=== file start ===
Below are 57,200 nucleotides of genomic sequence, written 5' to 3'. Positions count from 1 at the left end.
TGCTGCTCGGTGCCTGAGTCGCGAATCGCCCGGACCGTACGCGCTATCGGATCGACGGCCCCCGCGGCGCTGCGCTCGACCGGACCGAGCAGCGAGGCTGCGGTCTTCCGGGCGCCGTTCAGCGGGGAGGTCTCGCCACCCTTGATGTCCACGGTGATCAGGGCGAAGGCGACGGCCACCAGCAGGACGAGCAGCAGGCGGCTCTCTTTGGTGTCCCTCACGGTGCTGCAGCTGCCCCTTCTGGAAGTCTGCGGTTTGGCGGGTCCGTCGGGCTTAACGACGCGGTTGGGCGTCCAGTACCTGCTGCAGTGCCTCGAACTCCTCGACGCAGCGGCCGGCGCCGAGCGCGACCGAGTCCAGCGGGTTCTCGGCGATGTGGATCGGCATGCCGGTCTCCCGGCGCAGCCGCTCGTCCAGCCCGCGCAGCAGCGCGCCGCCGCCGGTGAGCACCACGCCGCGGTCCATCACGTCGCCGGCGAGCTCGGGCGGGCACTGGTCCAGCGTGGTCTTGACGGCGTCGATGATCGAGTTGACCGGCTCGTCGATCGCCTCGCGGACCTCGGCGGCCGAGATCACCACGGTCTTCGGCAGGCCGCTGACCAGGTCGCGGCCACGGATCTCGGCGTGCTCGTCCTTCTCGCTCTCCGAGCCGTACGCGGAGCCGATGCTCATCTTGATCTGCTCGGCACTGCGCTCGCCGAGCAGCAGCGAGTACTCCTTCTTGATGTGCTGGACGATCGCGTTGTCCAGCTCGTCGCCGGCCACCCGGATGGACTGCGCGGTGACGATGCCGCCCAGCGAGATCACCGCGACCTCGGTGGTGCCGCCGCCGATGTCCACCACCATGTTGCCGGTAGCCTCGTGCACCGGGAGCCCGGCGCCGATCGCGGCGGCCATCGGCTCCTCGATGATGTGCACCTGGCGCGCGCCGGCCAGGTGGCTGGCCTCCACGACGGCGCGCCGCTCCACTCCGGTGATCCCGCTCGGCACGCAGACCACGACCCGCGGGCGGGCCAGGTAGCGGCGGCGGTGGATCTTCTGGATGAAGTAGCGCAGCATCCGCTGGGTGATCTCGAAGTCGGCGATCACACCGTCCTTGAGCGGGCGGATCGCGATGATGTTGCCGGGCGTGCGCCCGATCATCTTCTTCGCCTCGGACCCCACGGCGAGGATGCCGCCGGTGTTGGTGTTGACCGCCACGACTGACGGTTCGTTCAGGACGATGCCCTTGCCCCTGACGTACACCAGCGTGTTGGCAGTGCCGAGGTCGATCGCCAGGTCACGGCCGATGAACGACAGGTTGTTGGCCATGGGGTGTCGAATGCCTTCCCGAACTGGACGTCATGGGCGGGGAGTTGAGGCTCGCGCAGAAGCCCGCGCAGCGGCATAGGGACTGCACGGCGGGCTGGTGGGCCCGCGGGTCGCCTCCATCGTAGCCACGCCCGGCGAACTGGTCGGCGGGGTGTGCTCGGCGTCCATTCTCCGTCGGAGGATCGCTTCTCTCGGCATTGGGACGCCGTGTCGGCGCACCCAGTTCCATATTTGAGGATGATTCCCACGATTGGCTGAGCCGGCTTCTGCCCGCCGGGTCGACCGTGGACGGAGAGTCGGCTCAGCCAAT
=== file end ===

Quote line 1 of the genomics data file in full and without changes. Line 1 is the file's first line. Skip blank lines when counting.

Below are 57,200 nucleotides of genomic sequence, written 5' to 3'. Positions count from 1 at the left end.